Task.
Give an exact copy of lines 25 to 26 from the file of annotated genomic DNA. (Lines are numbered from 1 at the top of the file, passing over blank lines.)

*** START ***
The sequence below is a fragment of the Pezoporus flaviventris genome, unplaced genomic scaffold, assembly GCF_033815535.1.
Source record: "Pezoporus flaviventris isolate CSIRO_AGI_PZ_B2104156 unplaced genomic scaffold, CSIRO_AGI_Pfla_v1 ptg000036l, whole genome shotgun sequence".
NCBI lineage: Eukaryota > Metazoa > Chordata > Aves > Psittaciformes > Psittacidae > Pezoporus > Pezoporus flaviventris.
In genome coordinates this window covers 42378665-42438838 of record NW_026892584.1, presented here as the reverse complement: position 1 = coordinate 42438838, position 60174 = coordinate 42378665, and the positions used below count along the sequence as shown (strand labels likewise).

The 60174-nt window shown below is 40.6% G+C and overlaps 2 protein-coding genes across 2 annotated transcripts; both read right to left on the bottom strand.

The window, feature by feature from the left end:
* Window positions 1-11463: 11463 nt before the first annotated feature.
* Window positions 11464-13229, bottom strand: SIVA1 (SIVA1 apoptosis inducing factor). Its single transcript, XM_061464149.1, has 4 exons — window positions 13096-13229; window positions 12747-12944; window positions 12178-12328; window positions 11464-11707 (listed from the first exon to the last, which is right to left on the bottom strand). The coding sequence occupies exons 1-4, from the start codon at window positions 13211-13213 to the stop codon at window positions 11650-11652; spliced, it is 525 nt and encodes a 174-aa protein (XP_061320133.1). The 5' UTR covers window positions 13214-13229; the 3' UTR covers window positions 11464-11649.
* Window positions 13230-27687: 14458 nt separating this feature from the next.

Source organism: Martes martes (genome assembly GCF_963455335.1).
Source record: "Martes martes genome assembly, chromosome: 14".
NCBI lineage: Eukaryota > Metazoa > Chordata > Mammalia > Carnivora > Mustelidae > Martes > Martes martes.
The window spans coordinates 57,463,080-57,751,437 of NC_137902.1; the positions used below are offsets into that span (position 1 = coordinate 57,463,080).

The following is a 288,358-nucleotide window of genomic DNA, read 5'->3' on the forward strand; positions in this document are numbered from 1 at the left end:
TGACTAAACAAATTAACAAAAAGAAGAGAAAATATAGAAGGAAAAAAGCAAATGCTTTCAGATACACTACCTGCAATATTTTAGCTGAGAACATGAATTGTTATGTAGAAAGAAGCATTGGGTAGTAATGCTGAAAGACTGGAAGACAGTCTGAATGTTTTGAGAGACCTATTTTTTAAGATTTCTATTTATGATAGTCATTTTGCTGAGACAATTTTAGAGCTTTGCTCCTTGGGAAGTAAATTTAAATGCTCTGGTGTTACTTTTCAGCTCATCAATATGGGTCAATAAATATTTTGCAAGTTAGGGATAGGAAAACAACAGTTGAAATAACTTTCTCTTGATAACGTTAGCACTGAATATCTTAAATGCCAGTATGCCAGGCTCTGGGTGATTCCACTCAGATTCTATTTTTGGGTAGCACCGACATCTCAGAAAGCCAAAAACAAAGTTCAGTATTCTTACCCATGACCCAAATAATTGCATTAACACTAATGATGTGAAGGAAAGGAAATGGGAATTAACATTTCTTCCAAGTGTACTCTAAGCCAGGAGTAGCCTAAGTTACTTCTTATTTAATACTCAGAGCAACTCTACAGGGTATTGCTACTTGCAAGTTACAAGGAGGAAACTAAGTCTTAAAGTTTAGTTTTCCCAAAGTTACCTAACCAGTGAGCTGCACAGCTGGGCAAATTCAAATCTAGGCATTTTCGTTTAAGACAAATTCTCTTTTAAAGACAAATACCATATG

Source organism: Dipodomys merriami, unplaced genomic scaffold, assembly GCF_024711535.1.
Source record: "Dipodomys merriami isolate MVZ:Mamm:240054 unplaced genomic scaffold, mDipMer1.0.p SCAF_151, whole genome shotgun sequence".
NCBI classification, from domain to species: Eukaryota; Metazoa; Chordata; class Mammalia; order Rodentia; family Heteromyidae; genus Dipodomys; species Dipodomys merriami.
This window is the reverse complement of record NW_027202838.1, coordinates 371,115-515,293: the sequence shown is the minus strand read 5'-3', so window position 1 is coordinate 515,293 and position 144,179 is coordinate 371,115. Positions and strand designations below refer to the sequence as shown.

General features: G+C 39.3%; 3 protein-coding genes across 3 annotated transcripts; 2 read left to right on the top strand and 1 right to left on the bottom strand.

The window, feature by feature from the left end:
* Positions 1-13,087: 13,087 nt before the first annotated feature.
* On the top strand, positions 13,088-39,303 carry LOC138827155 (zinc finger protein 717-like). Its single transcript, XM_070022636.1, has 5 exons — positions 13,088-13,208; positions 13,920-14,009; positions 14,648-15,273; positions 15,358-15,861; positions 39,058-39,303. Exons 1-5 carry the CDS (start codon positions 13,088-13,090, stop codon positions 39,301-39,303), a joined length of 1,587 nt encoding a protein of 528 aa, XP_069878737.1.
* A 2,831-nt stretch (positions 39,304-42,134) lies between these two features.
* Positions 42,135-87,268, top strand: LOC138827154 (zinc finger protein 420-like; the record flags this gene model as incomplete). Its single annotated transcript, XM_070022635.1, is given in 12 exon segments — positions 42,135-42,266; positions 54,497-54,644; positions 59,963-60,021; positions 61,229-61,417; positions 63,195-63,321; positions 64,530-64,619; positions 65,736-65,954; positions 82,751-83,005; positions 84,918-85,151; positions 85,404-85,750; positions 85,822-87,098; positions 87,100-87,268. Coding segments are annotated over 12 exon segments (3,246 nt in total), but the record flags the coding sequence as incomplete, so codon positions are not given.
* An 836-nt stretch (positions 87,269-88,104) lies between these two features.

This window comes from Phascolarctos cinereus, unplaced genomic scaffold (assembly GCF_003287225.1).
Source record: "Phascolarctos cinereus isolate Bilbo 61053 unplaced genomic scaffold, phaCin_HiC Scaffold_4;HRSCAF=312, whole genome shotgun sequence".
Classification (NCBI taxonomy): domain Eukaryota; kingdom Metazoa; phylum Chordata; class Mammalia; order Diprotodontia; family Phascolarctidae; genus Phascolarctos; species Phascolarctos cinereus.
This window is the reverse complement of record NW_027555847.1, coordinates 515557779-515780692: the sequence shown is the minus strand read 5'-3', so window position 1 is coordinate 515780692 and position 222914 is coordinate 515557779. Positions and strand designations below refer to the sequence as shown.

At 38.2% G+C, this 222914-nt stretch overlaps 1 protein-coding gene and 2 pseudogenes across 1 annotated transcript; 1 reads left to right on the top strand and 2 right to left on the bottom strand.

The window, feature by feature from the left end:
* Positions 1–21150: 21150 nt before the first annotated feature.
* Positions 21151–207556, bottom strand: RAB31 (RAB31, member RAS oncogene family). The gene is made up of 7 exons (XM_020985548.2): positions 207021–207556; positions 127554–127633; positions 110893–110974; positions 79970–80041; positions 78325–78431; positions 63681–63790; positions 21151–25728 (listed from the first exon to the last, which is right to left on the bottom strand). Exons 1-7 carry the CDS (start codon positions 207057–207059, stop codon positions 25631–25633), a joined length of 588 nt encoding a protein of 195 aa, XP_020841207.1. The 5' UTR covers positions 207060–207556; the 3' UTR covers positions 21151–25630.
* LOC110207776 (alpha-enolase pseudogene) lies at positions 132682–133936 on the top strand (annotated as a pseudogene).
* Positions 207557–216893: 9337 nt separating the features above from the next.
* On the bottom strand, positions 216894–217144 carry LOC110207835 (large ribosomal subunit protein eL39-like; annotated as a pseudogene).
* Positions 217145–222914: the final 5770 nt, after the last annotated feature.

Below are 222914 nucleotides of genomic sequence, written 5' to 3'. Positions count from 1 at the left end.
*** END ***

* Positions 42,135-87,268, top strand: LOC138827154 (zinc finger protein 420-like; the record flags this gene model as incomplete). Its single annotated transcript, XM_070022635.1, is given in 12 exon segments — positions 42,135-42,266; positions 54,497-54,644; positions 59,963-60,021; positions 61,229-61,417; positions 63,195-63,321; positions 64,530-64,619; positions 65,736-65,954; positions 82,751-83,005; positions 84,918-85,151; positions 85,404-85,750; positions 85,822-87,098; positions 87,100-87,268. Coding segments are annotated over 12 exon segments (3,246 nt in total), but the record flags the coding sequence as incomplete, so codon positions are not given.
* An 836-nt stretch (positions 87,269-88,104) lies between these two features.